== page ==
the use and enjoyment of their land and property, and decreased property
values—damages of a different kind that are additional to those suffered by the
public at-large.” (Doc. 15, p. 4 citing Compl. ¶ 62, 90). Specifically, Ford argues
that plaintiff’s allegation of special injury is insufficient because the Complaint
provides no factual support for it, and because under long-established Missouri
law, plaintiff’s claims of diminished property value and loss of use and enjoyment
are not a special injury under Missouri law, citing Christy v. Chicago B & Q R.
Co., 240 Mo.App. 632 (1948); John K. Cummings Realty & Inv. Co. v. Deere &
Co., 106 S.W. 496, 501 (Mo. 1907); Arcadia Realty Co. v. City of St. Louis, 326
Mo. 273, 280 (1930).
Ford does not dispute that for “one to permit fumes and gases to escape
from his premises and be deposited on the premises of another to his injury and
damage may constitute an actionable wrong in the maintenance of a nuisance.”
Kelley v. National Lead Co., 210 S.W.2d 728, 735 (Mo. App. E.D. 1948) (citations
omitted). Here, Plaintiff has alleged such a circumstance and harm to himself and
his property based upon his proximity to the nuisance. See Kelly v. Boys’ Club of
St. Louis, Inc., 588 S.W.2d 254, 257, (Mo. App. E.D. 1979) (special injury to
themselves and their property alleged based on proximity to the nuisance).
Contrary to Ford’s argument, the Complaint includes specific allegations of
harm from 15 individuals, in addition to Plaintiff Thornburg (Doc. 1,Compl.
[¶¶54(a–i), 55(a)(i) –(vi)]. These factual allegations include a wide range of
alleged interferences: being forced indoors, being unable to “sit outside in our
backyard,” being unable to walk dogs in the area, being unable to do yard work,
invite guests over, “enjoy my patio,” barbecue, play sports with kids, drive, or sit
on the front porch. (Id). The complaint further alleges that members of the public,
customers, clients, students, and patients, have experienced, and been harmed
by the fugitive noxious odors emitted from Defendant’s Plant. Plaintiff alleges a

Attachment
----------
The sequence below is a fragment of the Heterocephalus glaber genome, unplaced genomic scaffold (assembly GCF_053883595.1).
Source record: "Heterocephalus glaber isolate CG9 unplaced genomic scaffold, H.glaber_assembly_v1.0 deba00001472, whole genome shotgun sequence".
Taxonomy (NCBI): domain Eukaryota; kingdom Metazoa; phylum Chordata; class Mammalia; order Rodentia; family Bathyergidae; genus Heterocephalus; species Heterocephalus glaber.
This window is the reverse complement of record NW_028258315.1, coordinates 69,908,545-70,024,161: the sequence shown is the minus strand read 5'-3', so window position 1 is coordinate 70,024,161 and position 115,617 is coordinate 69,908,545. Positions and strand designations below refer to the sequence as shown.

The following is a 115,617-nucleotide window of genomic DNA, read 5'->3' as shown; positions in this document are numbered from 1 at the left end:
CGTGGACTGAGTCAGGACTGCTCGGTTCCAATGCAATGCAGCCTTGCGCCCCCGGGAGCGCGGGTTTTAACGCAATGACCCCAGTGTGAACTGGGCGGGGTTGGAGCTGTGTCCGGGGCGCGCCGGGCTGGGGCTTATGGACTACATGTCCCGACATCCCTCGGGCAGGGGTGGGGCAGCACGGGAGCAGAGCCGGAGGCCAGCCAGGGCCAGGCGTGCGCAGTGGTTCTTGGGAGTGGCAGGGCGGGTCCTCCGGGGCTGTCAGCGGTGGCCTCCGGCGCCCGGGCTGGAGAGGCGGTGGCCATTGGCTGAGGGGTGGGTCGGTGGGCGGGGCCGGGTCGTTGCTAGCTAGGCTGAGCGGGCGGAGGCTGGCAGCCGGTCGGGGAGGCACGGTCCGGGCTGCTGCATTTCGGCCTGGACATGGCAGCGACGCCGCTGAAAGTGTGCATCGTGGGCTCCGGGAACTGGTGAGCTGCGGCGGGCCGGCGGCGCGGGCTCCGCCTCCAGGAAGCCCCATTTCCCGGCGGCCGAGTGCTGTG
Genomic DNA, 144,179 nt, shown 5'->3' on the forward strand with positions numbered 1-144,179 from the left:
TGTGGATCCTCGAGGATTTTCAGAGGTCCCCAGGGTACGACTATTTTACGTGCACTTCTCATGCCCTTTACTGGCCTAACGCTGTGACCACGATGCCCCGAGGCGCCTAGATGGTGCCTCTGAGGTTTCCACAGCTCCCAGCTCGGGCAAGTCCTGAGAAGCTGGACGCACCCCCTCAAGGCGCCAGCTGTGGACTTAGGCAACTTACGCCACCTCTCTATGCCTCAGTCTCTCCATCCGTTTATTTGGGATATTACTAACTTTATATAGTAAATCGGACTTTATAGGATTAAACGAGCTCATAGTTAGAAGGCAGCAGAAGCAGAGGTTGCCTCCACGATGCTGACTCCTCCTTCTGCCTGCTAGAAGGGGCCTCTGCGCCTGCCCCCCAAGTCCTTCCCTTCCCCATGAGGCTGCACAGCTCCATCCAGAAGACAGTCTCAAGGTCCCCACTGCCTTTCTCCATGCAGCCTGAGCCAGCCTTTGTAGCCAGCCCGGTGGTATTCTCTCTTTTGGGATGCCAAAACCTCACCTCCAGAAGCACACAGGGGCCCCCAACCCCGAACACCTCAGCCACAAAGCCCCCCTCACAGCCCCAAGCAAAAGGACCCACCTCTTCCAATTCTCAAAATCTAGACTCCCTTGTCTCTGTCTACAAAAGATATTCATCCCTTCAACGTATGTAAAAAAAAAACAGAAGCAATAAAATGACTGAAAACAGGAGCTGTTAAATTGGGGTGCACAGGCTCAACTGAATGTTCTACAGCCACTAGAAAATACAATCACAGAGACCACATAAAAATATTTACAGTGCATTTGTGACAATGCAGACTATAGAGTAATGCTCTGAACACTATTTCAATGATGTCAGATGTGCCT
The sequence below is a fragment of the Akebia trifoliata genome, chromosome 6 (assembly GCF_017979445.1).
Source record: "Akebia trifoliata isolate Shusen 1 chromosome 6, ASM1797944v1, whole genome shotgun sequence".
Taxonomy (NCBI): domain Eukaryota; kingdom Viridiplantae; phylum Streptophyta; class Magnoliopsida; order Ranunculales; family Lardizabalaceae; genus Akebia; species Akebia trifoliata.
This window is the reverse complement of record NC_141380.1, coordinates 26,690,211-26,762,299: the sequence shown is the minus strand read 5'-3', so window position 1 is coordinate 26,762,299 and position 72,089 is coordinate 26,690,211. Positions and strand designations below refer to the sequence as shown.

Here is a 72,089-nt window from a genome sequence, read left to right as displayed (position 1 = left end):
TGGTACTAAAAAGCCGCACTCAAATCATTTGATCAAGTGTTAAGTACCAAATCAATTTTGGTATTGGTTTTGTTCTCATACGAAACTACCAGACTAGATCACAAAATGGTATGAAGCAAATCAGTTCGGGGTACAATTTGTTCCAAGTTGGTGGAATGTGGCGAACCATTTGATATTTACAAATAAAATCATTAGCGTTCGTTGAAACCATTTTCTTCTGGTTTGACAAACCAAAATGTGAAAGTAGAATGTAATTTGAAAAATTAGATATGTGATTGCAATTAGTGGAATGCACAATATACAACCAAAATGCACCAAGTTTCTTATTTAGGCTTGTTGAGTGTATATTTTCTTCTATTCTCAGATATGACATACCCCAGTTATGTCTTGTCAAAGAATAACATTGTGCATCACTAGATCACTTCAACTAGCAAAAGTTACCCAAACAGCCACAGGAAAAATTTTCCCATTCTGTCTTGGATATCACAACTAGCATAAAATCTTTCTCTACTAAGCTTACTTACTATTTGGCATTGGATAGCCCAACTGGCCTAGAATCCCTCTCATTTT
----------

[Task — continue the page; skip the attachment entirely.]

distinction between the public and the purported class of nearby homeowners by
stating: the members of the public who are outside the Class Definition have not
suffered damages of the same kind, in the form of diminished property values
and loss of use and enjoyment of their private property. [Compl. ¶62].
Ford overstates the holdings in Christy, John K. Cummings, and Arcadia
by asserting that these cases hold that allegations of a decrease in property
value by a private individual do not meet the special injury requirement for a
public nuisance. (Doc. 15, p.6). Although these cases held there was no special
injury, the cases were nuisance cases based on access to land and were also
limited to the facts before it. Christy 212 S.W.2d at
479-480 (Mo. 1948)
(recognizing there may be a special injury but “such are not the facts in the case
at bar.”). For example, the Missouri Court of Appeals affirmed judgment for the
defendant in Christy, a case alleging a public nuisance on behalf of two private
individuals related to damages allegedly caused to their property because of the
change of the grade of a street. The plaintiffs based their claims of special injury
justifying a public nuisance on their allegation that their property had “greatly
depreciated in value” and that they suffered “great inconveniences.” Id. at 636.